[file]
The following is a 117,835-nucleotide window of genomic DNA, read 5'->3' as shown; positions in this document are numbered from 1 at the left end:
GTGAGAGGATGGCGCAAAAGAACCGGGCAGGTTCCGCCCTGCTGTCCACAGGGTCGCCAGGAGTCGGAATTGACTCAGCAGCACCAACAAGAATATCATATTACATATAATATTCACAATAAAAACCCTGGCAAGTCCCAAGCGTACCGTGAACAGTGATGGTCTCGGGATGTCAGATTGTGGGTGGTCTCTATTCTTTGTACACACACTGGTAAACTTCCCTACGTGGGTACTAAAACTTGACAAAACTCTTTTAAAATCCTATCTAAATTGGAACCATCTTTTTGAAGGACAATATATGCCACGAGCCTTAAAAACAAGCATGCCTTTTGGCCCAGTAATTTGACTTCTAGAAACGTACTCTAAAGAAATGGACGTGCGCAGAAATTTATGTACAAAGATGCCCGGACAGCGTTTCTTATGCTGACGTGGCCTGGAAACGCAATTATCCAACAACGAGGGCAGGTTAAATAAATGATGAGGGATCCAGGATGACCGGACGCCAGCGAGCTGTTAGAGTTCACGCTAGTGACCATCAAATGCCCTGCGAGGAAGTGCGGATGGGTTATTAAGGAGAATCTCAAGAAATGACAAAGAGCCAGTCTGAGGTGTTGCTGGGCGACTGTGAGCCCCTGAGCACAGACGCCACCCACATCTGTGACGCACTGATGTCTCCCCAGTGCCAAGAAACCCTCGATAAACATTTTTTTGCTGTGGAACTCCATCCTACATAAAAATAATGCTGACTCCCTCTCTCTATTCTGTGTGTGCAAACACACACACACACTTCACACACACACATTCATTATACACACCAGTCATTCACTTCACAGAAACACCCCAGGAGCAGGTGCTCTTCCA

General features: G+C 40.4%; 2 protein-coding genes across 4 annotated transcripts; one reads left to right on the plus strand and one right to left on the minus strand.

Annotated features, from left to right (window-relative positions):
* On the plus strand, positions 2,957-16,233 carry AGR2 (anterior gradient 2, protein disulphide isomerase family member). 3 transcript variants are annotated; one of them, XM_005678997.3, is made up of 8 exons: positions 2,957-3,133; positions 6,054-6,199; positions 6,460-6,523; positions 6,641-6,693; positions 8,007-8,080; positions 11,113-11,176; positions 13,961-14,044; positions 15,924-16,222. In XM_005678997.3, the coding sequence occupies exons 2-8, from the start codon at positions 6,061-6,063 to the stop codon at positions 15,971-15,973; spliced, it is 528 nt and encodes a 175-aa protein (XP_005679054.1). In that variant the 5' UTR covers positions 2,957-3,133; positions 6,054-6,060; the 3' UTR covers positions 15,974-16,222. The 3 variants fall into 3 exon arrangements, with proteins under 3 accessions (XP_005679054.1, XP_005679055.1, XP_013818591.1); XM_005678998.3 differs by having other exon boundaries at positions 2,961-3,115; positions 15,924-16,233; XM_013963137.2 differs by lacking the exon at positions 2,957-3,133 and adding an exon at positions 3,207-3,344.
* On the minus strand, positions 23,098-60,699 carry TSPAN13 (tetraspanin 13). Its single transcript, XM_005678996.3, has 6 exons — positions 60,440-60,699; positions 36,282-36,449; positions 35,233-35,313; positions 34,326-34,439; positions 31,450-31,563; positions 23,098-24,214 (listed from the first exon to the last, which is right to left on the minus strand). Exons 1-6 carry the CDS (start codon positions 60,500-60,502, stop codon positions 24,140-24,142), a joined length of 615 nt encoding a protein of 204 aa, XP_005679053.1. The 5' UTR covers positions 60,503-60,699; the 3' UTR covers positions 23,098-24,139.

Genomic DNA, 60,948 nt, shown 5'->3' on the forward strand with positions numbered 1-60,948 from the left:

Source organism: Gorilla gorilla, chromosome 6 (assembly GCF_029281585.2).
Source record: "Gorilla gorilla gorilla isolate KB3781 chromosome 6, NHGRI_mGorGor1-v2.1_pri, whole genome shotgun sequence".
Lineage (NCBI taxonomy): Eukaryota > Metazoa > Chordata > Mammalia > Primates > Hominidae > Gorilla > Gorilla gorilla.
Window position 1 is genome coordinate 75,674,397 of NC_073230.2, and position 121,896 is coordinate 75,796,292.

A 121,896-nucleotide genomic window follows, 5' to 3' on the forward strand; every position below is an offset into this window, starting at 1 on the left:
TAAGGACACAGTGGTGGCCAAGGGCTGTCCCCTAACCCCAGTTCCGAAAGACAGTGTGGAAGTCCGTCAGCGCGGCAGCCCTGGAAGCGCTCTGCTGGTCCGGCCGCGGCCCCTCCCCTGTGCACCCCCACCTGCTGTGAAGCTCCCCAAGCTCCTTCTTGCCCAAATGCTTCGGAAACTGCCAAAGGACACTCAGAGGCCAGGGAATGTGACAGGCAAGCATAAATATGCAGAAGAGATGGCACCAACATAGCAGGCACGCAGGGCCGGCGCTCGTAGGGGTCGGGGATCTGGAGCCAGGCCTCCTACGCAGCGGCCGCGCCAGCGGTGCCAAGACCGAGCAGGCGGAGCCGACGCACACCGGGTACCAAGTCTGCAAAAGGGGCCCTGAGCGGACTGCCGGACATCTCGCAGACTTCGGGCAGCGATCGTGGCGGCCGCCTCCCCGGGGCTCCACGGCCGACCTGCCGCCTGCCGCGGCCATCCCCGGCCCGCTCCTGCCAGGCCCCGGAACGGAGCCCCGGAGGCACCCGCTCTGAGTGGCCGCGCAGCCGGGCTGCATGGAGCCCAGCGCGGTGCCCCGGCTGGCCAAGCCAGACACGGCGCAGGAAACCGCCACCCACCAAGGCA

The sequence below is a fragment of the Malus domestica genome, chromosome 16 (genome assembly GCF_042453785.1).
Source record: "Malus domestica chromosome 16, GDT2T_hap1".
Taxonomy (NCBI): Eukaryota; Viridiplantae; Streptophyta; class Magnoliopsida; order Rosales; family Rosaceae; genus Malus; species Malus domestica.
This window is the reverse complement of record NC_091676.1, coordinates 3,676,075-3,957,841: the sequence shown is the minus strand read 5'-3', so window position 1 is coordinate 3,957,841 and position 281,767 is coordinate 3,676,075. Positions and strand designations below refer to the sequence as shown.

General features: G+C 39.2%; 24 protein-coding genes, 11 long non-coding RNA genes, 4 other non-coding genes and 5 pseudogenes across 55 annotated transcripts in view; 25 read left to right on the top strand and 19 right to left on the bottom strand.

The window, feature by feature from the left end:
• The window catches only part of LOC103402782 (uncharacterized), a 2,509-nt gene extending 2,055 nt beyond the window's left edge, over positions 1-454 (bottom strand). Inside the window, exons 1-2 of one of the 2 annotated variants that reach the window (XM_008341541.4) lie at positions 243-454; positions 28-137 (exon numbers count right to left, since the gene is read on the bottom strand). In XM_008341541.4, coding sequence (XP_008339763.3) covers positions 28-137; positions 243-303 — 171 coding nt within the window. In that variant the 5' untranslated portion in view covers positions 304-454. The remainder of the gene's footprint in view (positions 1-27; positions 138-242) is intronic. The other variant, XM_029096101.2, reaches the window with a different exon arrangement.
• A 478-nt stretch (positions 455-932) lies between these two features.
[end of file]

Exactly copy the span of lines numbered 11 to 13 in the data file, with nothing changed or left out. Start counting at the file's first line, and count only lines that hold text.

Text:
Window position 1 is genome coordinate 75,674,397 of NC_073230.2, and position 121,896 is coordinate 75,796,292.

A 121,896-nucleotide genomic window follows, 5' to 3' on the forward strand; every position below is an offset into this window, starting at 1 on the left:
TAAGGACACAGTGGTGGCCAAGGGCTGTCCCCTAACCCCAGTTCCGAAAGACAGTGTGGAAGTCCGTCAGCGCGGCAGCCCTGGAAGCGCTCTGCTGGTCCGGCCGCGGCCCCTCCCCTGTGCACCCCCACCTGCTGTGAAGCTCCCCAAGCTCCTTCTTGCCCAAATGCTTCGGAAACTGCCAAAGGACACTCAGAGGCCAGGGAATGTGACAGGCAAGCATAAATATGCAGAAGAGATGGCACCAACATAGCAGGCACGCAGGGCCGGCGCTCGTAGGGGTCGGGGATCTGGAGCCAGGCCTCCTACGCAGCGGCCGCGCCAGCGGTGCCAAGACCGAGCAGGCGGAGCCGACGCACACCGGGTACCAAGTCTGCAAAAGGGGCCCTGAGCGGACTGCCGGACATCTCGCAGACTTCGGGCAGCGATCGTGGCGGCCGCCTCCCCGGGGCTCCACGGCCGACCTGCCGCCTGCCGCGGCCATCCCCGGCCCGCTCCTGCCAGGCCCCGGAACGGAGCCCCGGAGGCACCCGCTCTGAGTGGCCGCGCAGCCGGGCTGCATGGAGCCCAGCGCGGTGCCCCGGCTGGCCAAGCCAGACACGGCGCAGGAAACCGCCACCCACCAAGGCA